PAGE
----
Waggoner, Z. C. (2007). Passage to Morrowind: (Dis)locating virtual and “real” identities in video role-playing games. Ph.D. dissertation, Arizona State University, United States — Arizona.



Filed under avatars, ego-investment, games, simulation, virtual identity

2 responses to “The Two-way Street of Player-Avatar Relationships

  1. I love this kind of thinking. Before avatars, there was “table-top” role playing games (Dungeons and Dragons from Gary Gyax in the ’80’s). There was a tremendous amount of ego investment in the character development because it was a sharred narrative (i.e. fantasy chain). In fact, whenever a character (the predecessor to avatars) was eliminated from the narrative, there was always a tremendous sense of loss accompanied by serious emotional experience.

    Like avatars, “characters” could align themselves with virtually any value system they chose (evil, neutral, good, etc.) and as an exercise in role-playing, the character would act and make decisions based on those value systems.

    It has been my experience, however, those value-based decisions were always within the scope of the game. Meaning a character/avatar can act in evil ways, but the player always knew the boundaries of the narrative and how to act outside that narrative.

    There were several alarmist groups in the ’80’s that made fearful arguments that such practices were impairing young people’s ability to know right from wrong because young people would no longer be able to tell where the narrative ended and where the real social construct of our society began. It was then just a minor leap for people to argue the value system that was utilized within the narrative/game would be come the value system utilized in the player’s real community. Thus, players would then act “evil” in real life. (Mazes and Monsters starring Tom Hanks (1982) was a terrible movie built on this premise).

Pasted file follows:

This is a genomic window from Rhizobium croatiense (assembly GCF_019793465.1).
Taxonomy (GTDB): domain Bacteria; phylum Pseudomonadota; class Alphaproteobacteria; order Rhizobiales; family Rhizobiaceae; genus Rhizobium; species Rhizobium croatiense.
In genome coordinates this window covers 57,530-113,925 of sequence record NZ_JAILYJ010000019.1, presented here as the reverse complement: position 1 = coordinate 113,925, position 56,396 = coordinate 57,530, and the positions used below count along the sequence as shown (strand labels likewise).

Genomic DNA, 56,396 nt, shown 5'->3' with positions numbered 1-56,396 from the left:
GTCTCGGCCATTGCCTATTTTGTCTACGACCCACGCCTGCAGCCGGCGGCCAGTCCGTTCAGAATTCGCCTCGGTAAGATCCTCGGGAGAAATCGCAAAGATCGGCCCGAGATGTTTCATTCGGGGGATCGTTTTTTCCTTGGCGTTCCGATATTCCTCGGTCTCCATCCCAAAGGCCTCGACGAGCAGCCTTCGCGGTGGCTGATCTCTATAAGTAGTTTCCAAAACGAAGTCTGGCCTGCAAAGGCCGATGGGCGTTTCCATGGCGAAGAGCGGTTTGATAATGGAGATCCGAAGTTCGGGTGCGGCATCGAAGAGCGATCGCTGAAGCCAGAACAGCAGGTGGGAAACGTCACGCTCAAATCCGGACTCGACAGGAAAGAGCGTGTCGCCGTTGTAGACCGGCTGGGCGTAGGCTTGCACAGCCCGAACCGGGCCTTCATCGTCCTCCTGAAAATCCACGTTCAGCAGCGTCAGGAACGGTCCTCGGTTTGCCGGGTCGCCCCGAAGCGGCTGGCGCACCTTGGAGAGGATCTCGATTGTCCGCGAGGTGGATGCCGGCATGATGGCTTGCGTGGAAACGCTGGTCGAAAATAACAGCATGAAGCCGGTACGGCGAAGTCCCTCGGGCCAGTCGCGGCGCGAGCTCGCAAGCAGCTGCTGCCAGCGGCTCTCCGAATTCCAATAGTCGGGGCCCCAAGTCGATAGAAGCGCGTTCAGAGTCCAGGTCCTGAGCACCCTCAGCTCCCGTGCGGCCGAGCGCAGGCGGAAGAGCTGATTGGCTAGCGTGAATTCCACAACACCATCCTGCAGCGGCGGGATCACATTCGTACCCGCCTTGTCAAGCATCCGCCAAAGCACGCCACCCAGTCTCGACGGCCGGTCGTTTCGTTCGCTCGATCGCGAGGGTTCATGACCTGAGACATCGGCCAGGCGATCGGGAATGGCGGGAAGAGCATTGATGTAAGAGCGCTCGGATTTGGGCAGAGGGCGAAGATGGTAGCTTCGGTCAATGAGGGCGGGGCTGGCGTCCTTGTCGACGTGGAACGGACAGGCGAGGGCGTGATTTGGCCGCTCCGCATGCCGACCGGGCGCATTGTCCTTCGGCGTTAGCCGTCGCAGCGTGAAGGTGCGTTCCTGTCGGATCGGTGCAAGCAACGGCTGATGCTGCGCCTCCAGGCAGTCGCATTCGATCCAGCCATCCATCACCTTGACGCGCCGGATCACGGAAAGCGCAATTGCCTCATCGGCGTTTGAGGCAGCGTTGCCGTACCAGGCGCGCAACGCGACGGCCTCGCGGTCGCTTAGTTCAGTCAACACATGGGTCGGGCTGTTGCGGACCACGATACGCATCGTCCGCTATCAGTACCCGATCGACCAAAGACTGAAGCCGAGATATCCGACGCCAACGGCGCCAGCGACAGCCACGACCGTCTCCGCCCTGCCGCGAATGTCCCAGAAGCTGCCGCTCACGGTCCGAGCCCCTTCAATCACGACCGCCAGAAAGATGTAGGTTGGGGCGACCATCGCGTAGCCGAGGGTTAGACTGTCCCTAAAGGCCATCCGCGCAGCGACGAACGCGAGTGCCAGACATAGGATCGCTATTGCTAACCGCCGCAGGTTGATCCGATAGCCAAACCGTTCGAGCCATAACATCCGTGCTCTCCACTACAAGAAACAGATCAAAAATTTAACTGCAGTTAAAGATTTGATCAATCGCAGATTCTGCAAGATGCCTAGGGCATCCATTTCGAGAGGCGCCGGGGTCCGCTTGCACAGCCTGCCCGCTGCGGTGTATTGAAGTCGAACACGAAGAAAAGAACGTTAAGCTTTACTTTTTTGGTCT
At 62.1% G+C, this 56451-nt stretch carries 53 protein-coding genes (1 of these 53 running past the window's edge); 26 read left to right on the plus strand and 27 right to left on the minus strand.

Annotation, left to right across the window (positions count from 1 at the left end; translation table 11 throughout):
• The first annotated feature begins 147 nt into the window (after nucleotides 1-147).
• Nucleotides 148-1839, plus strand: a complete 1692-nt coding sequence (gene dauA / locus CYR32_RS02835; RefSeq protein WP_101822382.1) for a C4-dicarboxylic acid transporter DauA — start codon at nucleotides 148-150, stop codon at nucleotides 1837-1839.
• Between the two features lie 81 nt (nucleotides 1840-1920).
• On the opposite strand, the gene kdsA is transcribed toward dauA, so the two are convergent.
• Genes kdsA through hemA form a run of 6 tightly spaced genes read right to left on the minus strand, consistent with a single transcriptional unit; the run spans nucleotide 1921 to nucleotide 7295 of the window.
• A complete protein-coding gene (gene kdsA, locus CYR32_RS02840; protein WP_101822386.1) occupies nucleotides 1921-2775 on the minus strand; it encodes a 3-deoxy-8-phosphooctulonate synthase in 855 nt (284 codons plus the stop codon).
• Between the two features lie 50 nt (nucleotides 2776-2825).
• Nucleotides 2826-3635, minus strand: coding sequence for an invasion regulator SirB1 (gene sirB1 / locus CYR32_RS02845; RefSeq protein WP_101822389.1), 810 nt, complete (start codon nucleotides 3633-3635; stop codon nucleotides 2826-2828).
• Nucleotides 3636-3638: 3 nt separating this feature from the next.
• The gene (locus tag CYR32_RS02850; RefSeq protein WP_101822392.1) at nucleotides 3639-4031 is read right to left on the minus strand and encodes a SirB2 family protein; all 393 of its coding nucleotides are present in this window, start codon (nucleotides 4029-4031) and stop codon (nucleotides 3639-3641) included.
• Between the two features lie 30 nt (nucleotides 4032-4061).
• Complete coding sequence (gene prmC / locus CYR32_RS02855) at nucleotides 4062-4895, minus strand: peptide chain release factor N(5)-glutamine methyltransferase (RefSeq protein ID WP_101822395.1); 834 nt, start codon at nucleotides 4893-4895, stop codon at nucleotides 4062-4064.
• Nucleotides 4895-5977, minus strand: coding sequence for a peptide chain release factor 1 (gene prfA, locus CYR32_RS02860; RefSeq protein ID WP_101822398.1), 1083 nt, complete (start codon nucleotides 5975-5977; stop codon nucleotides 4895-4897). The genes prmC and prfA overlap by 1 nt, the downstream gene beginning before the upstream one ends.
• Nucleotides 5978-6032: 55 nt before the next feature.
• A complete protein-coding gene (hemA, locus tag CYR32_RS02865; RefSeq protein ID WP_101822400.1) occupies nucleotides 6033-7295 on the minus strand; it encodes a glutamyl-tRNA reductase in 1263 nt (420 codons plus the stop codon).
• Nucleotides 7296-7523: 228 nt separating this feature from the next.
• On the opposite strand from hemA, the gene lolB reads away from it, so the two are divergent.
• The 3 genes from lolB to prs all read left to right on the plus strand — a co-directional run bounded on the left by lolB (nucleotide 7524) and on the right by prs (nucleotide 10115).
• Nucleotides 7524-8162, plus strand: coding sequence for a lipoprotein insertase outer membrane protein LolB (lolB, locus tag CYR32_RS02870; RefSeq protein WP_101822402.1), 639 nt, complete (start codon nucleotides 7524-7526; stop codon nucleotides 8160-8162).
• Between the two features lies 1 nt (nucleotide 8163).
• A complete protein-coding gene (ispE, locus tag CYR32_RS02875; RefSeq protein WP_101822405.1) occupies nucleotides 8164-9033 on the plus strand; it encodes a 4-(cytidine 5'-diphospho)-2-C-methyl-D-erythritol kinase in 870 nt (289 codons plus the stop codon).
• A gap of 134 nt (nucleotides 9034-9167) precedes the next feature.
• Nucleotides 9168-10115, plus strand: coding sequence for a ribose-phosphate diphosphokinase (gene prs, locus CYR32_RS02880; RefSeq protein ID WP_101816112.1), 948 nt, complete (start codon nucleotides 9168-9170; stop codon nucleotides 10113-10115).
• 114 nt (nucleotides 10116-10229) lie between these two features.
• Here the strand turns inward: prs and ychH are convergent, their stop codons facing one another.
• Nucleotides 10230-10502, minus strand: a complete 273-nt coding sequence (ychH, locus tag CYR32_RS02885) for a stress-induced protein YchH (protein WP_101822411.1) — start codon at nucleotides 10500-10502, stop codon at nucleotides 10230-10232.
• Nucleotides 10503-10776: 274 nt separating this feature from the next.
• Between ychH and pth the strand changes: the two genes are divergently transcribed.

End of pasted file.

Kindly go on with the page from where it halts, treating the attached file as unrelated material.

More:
What needs to be understood, however, is that value systems are complex flow charts that are built over years of cultural and social interactions. Only in the case of an mentally unstable individual would such an entrenched process be replaced by a temporary virtual environment.
    That being said, the question the author asks (behavioral modification as a result of an avatar’s interaction with a virtual environment) is a good one. But one needs to first categorize the questions to know the answer. For example, I believe that regarding decisions based on questions of value (should I lie? Should I steal? Should I kill?), such modification would not take place. Remember values are culturally and socially instilled through years of maturation. However, regarding questions of fact (how do I drive defensively? Can I utilize historical military strategy in this environment? Or other fact-based questions) where pieces of data can be used as they are accumulated; that is where the exciting stuff happens.

    That’s where your player learns from its avatar.


    • Very thoughtful comments, Tim. I agree with your point of decisions being based on value (the “should I?” questions).

      Tom Hanks would have benefited himself by asking, “should I take this Mazes and Monsters role?” I saw that movie. Oof.